By Sanford Fogg
In a new monthly column, Sanford Fogg, of Fogg Lighting in Portland, offers his best advice on illuminating your home.
Q: What’s the most important thing to consider when planning lighting for a new home or remodel?
A: Bringing in a lighting designer at the start of a project is key. This is not a luxury reserved for people with big budgets. We will consult with any customer, free of charge, in our store. For a reasonable charge, we’ll also make a house call, but this is not typically necessary. Working with floor plans or drawings, we can determine how much light you need in a room, what types of fixtures will work best, and where they should go. Because lighting is one of the last things to be installed in a house, people often don’t contact us until the final weeks of a project. At this point, the wiring is done and it’s no longer possible to alter the lighting plan. We see kitchens that are drastically under-lit, with a grid of recessed lights in the center of the room instead of over the work surfaces. In living rooms, people frequently use recessed fixtures like klieg lights overhead, when they should be positioned around the room’s perimeter to create more comfortable, ambient illumination — to name just a couple of potential pitfalls.
Because contractors’ allowances are sometimes not enough to cover the type of lighting homeowners want or need, we also help clients devise a realistic budget up front so they are not hit with unexpected costs at the end of the process. You can spend a lot of time and money on your plans and architect, and choose the prettiest countertops, tile, and art, but if you don’t light it all properly, you can’t take full advantage of, or truly appreciate, the work you’ve done.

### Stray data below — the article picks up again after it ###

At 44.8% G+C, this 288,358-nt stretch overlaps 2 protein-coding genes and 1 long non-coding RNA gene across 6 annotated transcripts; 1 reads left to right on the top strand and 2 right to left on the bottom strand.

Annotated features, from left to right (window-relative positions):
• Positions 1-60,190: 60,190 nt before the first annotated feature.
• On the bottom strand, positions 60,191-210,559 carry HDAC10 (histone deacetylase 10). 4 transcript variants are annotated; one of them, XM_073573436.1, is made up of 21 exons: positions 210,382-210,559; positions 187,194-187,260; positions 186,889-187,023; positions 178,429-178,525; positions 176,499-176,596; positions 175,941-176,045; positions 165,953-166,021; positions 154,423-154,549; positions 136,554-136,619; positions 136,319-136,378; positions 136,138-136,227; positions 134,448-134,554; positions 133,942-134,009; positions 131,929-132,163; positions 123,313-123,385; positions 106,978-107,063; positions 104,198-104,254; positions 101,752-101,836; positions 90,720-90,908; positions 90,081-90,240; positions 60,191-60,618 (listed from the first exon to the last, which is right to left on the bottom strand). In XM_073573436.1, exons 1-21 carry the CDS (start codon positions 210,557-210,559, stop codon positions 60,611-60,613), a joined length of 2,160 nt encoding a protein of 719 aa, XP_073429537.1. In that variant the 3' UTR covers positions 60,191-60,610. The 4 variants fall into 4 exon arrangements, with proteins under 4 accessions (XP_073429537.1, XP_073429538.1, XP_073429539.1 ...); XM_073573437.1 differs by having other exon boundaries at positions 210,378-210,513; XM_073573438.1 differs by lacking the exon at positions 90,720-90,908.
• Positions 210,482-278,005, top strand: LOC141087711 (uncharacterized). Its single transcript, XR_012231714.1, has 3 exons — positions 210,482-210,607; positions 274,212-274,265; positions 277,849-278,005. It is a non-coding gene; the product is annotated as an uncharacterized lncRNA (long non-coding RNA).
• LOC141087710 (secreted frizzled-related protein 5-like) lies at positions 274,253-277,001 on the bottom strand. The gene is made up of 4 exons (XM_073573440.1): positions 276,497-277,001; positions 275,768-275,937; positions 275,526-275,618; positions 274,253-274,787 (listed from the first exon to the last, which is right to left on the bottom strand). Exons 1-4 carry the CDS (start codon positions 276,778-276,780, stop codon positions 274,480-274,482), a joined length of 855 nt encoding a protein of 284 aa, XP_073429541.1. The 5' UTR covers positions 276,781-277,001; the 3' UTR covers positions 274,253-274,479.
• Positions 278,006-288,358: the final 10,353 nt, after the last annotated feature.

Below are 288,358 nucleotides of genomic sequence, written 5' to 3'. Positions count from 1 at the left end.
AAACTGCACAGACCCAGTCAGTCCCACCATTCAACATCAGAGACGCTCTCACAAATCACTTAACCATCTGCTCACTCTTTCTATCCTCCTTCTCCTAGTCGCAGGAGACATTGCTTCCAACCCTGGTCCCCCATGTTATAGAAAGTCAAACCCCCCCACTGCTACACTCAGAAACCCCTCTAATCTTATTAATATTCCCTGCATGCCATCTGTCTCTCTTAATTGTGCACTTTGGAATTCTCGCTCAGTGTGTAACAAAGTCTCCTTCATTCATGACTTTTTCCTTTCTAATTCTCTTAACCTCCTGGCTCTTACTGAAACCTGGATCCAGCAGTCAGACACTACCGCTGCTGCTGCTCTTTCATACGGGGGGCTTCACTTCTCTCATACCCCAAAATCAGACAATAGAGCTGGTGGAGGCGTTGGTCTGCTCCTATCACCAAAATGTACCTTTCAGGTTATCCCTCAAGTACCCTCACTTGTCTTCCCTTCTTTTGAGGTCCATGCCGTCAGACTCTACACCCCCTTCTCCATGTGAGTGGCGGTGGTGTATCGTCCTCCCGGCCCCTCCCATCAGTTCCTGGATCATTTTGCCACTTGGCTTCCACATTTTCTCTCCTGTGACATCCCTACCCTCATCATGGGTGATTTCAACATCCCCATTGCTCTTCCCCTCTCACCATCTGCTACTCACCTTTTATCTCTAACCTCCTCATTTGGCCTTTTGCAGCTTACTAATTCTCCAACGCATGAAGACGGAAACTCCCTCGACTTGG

The amount of light needed varies by room, tasks, age and several other factors. Except for kitchens, laundry rooms, bathrooms and other areas where tasks are performed you do not need lots of light in the rest of the house. Filling a room with light is more important than having high levels of light. That is what layers of light do, they help fill a room with light. Social interaction is enhanced by comfortable lighting whereas tasks require higher levels of lighting.
|Comfortable Lighting for Dining|
Generally speaking the amount of light that is needed for most tasks like cooking and for reading is around 50-60 footcandles (f/c) That is the amount of light needed on the work surface. Sewing requires more light and grooming a little less light. Social spaces like living rooms are OK at 20-30 f/c. It is important to remember that older eyes need more light to do see the as young eyes. A 50 year old needs about twice as much light as a 20 year old to see the same.
Higher levels of light can be achieved without glare, but care must be taken to choose the correct fixture and to layer the lighting in a pleasing way. Do not rely on just recessed or just under cabinet lights. Use a combination along with good ambient lighting.